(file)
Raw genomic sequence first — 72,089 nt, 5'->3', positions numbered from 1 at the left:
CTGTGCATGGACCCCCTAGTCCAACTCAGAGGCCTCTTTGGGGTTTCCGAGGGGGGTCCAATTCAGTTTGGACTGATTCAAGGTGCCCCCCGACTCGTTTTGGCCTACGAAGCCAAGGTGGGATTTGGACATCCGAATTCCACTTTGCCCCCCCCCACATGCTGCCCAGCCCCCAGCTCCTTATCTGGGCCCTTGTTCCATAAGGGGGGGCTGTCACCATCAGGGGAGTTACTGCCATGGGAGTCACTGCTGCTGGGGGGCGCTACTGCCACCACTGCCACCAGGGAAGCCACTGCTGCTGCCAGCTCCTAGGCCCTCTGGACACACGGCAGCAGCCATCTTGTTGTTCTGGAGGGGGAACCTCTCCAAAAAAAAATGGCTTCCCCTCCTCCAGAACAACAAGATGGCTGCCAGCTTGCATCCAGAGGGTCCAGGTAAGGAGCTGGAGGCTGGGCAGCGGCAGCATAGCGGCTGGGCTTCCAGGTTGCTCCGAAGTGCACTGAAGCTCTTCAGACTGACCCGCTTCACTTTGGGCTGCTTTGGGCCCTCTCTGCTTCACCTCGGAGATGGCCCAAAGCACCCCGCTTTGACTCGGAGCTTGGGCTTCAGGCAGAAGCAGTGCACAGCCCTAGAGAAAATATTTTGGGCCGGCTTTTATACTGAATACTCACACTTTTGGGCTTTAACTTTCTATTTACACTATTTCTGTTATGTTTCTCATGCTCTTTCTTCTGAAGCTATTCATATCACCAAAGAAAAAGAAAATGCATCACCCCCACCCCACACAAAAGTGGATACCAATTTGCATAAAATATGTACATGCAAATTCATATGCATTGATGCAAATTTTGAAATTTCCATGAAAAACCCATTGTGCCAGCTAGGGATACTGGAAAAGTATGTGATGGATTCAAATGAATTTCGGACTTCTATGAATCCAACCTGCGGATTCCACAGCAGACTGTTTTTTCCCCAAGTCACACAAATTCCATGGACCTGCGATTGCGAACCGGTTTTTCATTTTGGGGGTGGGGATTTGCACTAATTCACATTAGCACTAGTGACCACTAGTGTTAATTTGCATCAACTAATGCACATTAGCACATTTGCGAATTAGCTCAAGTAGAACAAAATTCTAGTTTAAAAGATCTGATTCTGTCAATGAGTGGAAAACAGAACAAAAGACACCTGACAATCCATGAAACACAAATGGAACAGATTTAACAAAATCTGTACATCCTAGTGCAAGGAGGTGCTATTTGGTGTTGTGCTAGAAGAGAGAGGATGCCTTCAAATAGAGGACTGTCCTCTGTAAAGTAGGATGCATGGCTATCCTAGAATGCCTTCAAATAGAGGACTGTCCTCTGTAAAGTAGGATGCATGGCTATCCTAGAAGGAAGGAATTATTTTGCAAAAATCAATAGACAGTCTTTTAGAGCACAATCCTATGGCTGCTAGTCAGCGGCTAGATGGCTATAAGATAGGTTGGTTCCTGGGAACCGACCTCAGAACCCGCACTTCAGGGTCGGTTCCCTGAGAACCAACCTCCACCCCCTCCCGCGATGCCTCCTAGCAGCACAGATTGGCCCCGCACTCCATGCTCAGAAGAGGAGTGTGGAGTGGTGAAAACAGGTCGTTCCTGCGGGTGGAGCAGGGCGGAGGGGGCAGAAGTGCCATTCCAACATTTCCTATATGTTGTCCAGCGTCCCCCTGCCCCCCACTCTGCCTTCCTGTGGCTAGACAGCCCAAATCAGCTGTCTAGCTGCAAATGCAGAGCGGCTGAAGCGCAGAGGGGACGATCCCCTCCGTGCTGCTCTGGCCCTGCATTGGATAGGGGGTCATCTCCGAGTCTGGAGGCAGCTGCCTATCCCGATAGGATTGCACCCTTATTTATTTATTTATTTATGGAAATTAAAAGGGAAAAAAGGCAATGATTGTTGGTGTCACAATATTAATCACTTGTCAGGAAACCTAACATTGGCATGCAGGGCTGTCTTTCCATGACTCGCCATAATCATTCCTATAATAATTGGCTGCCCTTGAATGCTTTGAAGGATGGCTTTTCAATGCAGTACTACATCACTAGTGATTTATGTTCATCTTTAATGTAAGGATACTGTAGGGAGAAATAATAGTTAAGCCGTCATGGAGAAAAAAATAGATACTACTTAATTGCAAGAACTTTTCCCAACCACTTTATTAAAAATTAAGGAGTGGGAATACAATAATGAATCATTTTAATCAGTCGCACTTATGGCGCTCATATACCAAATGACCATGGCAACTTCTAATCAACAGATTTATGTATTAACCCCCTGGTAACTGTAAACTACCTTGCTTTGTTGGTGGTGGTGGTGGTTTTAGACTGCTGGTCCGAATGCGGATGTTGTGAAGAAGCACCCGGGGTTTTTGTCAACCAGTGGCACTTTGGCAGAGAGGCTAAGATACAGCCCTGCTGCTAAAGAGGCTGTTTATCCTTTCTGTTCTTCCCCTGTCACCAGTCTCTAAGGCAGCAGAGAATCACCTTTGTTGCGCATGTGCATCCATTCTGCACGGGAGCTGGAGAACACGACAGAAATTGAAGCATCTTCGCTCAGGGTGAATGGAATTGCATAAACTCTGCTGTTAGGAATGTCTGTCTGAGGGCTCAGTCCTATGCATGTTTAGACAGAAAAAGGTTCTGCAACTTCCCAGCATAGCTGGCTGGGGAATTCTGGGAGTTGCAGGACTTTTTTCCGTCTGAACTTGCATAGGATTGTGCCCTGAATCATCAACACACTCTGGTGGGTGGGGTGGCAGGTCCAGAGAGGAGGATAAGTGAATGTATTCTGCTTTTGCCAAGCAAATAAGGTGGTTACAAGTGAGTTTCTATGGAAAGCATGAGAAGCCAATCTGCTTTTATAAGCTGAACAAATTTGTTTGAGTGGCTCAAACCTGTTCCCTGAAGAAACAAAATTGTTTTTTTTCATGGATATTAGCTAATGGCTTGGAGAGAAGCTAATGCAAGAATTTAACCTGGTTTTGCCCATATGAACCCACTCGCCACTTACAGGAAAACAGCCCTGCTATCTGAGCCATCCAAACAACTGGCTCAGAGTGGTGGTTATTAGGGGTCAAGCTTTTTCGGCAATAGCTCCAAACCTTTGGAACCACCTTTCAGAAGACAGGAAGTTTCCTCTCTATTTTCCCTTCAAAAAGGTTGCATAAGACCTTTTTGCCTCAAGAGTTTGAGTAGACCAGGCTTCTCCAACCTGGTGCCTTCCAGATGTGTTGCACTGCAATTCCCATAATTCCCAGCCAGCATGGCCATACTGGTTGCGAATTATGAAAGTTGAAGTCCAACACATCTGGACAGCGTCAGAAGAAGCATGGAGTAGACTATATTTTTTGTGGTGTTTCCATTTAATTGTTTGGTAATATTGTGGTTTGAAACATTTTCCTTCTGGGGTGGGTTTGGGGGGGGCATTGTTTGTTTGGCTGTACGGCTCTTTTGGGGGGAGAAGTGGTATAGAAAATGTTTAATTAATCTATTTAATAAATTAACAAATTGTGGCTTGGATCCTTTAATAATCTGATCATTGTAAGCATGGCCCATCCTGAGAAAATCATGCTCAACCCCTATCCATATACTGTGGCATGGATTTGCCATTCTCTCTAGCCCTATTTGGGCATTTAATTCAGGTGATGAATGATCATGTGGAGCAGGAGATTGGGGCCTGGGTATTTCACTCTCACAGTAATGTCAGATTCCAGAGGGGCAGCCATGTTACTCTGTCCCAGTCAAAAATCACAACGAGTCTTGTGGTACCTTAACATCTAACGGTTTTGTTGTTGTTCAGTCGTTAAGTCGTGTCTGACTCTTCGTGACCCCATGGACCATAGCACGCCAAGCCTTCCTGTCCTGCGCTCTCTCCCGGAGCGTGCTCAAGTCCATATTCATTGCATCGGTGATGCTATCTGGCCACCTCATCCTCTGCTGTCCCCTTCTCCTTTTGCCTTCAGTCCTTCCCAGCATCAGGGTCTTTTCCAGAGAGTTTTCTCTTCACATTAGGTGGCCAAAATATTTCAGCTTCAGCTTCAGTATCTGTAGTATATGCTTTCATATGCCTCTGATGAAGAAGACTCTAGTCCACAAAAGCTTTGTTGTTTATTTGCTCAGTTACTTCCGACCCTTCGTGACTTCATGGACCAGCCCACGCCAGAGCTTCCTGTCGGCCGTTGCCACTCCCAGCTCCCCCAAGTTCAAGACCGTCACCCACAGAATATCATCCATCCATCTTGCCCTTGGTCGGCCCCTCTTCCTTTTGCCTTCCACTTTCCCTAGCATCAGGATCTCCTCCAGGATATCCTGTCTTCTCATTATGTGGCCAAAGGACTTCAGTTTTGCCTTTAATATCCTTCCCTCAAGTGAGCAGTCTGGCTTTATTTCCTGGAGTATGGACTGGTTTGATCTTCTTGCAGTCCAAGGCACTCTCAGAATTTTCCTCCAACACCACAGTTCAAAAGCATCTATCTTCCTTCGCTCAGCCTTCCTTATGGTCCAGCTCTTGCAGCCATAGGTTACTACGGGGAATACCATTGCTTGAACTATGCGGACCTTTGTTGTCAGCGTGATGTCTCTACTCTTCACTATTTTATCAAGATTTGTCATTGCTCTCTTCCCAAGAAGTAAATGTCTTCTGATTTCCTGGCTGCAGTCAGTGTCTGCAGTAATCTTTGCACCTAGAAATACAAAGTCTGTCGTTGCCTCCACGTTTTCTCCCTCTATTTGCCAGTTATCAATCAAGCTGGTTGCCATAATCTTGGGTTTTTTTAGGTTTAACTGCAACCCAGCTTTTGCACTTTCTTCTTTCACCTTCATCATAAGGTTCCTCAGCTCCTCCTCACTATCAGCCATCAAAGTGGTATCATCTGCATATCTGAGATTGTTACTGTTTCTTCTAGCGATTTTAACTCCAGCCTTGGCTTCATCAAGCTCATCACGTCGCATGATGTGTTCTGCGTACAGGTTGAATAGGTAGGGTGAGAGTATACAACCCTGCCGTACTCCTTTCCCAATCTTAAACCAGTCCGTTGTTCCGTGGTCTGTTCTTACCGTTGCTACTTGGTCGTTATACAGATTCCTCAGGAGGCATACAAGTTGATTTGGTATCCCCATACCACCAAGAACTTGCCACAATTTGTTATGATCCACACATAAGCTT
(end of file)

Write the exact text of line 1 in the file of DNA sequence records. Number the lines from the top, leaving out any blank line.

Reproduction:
Raw genomic sequence first — 72,089 nt, 5'->3', positions numbered from 1 at the left: